Striking images continue to come out of Peru, with buses stuck in rivers, as a sudden and abnormal warming of Pacific waters off Peru has unleashed the deadliest downpours in decades.
There were scenes of landslides and raging rivers sweeping away people, clogging highways and destroying crops in a potential sign of a global El Nino pattern this year.
At least 62 people have died and more than 70,000 have become homeless as Peru's rainy season has delivered 10 times as much rainfall than usual, authorities said Friday.
About half of Peru has been declared in emergency to expedite resources to the hardest hit areas, mostly in the north where rainfall has broken records in several districts, said Prime Minister Fernando Zavala.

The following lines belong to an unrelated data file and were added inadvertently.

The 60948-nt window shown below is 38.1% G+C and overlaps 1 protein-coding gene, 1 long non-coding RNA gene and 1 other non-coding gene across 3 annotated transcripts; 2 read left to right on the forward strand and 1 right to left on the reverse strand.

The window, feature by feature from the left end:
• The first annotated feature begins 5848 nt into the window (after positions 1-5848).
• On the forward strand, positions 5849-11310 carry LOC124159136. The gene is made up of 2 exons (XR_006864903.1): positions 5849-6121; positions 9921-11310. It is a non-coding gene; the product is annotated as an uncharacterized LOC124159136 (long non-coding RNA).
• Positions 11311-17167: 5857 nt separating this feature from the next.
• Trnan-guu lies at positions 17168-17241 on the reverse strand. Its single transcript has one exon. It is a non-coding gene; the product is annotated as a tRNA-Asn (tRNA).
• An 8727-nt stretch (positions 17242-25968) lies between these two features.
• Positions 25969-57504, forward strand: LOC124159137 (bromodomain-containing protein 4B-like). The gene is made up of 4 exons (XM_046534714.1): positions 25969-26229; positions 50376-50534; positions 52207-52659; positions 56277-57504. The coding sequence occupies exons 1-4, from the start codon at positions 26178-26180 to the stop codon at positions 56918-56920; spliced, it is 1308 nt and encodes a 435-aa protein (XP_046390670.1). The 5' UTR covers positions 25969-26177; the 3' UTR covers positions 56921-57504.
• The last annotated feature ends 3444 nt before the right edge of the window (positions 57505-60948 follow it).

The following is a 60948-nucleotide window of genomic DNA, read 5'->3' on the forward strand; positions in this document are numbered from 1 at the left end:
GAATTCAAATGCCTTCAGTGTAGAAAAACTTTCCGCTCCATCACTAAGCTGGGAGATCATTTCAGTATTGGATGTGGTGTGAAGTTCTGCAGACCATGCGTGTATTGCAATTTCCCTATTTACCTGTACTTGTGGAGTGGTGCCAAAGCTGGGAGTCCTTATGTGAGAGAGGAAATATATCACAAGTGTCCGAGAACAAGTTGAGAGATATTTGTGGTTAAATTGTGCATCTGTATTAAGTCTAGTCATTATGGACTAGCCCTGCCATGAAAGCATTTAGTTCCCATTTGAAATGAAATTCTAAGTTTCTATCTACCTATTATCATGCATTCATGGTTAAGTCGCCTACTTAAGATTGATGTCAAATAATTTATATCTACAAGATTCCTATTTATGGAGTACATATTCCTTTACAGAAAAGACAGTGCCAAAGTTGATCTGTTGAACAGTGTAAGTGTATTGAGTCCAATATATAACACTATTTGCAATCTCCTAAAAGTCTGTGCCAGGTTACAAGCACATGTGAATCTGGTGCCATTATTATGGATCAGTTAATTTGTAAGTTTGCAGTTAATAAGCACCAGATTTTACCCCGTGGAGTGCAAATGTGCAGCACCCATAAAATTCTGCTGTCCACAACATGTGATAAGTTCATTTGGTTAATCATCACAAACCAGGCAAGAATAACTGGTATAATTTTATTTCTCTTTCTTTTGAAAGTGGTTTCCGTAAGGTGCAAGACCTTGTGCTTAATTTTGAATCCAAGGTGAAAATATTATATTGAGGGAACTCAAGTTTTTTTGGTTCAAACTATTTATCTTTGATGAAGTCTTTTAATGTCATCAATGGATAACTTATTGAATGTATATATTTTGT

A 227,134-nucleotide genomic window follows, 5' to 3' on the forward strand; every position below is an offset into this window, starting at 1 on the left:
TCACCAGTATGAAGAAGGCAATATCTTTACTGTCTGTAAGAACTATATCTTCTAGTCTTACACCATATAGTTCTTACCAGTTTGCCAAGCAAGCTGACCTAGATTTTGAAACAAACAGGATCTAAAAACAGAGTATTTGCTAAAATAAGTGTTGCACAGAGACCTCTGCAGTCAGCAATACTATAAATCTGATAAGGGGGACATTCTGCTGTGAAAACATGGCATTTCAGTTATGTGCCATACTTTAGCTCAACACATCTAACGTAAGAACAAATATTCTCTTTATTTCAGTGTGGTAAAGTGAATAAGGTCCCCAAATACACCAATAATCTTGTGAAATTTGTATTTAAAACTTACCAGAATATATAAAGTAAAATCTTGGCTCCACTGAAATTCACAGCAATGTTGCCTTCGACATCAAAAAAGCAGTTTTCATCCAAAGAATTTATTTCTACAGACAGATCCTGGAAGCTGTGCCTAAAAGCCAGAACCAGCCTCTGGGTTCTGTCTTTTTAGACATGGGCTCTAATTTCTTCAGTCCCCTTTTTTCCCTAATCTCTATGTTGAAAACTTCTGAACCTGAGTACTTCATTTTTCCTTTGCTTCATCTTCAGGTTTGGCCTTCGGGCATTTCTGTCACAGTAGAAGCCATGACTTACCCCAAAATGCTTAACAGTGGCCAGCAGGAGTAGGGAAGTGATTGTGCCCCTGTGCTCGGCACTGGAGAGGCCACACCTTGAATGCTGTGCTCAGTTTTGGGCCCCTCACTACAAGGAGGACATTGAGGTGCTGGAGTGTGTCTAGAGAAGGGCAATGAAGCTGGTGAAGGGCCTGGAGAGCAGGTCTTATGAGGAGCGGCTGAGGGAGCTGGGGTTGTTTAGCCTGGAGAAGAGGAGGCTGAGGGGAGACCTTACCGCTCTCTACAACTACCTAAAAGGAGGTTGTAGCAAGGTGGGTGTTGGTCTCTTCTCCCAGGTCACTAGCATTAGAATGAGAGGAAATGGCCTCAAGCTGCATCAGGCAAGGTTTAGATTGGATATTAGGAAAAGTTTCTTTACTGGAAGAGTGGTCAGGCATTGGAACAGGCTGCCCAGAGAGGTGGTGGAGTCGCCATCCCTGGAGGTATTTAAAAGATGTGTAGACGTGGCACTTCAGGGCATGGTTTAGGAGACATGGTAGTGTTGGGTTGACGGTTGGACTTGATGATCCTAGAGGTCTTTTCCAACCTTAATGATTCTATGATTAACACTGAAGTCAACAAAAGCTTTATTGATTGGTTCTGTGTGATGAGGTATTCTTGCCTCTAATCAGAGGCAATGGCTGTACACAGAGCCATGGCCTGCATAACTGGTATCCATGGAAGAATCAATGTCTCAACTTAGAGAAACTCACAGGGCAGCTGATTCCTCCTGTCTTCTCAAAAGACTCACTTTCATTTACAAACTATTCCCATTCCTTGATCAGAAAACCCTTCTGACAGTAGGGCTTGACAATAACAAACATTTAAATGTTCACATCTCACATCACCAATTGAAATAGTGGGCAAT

In Huachipa, located 25 km (15 miles) to the east of Lima, Reuters spoke to residents forced to try and get by in makeshift tents about their desperation.
Peru is bracing itself for another month of flooding.
In Peru, apocalyptic scenes recorded on cellphones and shared on social media have broadened the sense of chaos.
Bridges have collapsed as rivers have breached their banks, and cows and pigs have turned up on beaches after being carried away by rivers.
In Lima, the capital, classes have been suspended and running water has been restricted after treatment systems were clogged - prompting a rush on bottled water that produced shortages at some supermarkets.
The vast majority of people affected by the extreme weather are poor, including many who built makeshift homes on floodplains that had been dry for 20 years, said Chavez.